“That fish has the look of a cow” or “that one the countenance of a monkey,” are not unheard of comments in the aquarium hobby. The use of analogy is, after all, ubiquitous in the scientific and common naming of fishes. Take seahorses for example. They belong to the genus Hippocampus, the prefix “hippo” meaning horse in Greek, not an unobvious choice considering their charming shape. Even powerful sounding names like lion, tiger, and leopard are applied to several fish species as common names. However, using general appearance alone in describing an animal can be misleading. But this is where analogy shows it usefulness, as we kick it up a notch and apply it to behavior and physiology as well as to anatomy. And the perfect animal to compare to a fish in the beginning of this article is the common house cat. Why? Because, I once witnessed my cat refuse to use her litter box for no apparent reason, even though the litter smelled fine and looked clean. Ironically, the problem turned out to be my nose, or more accurately my weak sense of smell. Cats may be mammals like us but their sense of smell is more sensitive than ours. But what does this have to do with aquarium fishes, you might ask. Well, have you ever smelled your aquarium’s water and thought that it smelled fine and looked clean? That’s what it has to do with aquarium fishes.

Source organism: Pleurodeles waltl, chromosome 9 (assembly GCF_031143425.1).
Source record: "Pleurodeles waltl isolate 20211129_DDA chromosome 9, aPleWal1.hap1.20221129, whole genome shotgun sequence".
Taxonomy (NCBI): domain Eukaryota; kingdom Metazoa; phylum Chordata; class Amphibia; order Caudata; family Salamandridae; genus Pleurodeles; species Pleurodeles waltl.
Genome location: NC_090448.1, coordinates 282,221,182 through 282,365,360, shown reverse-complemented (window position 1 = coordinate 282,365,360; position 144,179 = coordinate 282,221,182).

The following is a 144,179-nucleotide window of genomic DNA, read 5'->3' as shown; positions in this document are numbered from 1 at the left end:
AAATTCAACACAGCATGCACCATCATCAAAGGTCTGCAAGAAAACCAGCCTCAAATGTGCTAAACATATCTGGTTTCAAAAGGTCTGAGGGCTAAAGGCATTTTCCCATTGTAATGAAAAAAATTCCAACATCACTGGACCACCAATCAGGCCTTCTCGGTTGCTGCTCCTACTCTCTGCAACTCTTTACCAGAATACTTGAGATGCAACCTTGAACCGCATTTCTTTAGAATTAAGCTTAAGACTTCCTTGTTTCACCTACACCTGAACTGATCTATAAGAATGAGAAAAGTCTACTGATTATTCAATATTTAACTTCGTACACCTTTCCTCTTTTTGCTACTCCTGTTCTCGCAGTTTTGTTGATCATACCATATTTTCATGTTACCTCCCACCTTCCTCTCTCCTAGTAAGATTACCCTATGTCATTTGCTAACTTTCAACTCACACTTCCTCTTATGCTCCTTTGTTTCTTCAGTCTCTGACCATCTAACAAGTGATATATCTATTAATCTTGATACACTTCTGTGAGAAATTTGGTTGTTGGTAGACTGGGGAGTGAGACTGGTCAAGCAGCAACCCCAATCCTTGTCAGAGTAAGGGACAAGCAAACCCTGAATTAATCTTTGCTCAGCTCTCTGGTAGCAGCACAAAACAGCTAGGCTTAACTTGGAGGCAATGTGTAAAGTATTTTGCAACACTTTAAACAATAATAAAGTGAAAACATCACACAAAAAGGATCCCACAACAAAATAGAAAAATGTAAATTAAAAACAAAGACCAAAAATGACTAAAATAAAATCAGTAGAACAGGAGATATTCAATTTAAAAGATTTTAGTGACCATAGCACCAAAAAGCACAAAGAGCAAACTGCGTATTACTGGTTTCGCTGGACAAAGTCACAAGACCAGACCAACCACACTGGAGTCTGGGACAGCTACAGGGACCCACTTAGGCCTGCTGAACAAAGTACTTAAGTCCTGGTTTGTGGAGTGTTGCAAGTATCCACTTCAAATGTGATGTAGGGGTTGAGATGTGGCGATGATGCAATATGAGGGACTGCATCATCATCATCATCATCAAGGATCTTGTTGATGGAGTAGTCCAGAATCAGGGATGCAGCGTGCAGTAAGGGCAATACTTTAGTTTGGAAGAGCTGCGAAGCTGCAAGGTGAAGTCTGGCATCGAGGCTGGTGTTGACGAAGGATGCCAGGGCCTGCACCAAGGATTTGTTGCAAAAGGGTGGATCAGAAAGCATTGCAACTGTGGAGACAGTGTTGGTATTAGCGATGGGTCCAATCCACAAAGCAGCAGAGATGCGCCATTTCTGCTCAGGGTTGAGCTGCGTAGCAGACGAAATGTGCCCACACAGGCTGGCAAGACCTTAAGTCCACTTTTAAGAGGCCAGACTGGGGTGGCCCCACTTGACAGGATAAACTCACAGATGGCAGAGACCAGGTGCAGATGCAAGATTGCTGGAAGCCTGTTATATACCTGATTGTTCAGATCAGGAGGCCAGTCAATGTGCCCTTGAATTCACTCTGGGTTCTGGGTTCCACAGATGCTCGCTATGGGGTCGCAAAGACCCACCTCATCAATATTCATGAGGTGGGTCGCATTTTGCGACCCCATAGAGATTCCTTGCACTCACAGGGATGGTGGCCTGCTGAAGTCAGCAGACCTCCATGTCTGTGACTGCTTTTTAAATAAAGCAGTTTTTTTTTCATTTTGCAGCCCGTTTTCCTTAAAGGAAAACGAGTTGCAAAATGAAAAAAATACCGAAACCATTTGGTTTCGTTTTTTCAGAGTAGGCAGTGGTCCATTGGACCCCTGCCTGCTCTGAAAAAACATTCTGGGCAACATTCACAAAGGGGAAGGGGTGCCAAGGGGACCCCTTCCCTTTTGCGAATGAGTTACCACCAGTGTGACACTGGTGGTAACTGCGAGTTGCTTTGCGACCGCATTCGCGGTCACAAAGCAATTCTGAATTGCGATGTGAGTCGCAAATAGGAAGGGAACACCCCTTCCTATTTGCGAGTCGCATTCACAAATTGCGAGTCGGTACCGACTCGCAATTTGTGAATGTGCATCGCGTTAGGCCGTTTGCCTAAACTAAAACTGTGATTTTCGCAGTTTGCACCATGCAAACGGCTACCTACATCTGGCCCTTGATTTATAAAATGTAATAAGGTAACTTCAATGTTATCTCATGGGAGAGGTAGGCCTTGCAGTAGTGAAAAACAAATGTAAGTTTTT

Of course, the obvious difference between cats and fishes is that cats smell in air while fishes smell in water. But what is important about the previous analogy is the similarity. A cat’s litter box like a fish’s aquarium water is a receptacle for metabolic waste. And the problem for us, as aquarium hobbyists and humans, arises from the fact that we are ill equipped to judge the quality of aquarium water by its smell. We have no reference point. We are aliens to the aquatic world and to life inside an aquarium. We are for the most part free to walk away from unpleasant smells, like my cat did, when she refused to use her litter box. Aquarium fishes on the other hand are confined to a limited space, which they are dependent on for all their physical requirements, like temperature, food, respiration, and osmotic balance. It is thus in our interest to understand the basic workings of a fish’s sense of smell, the olfactory system.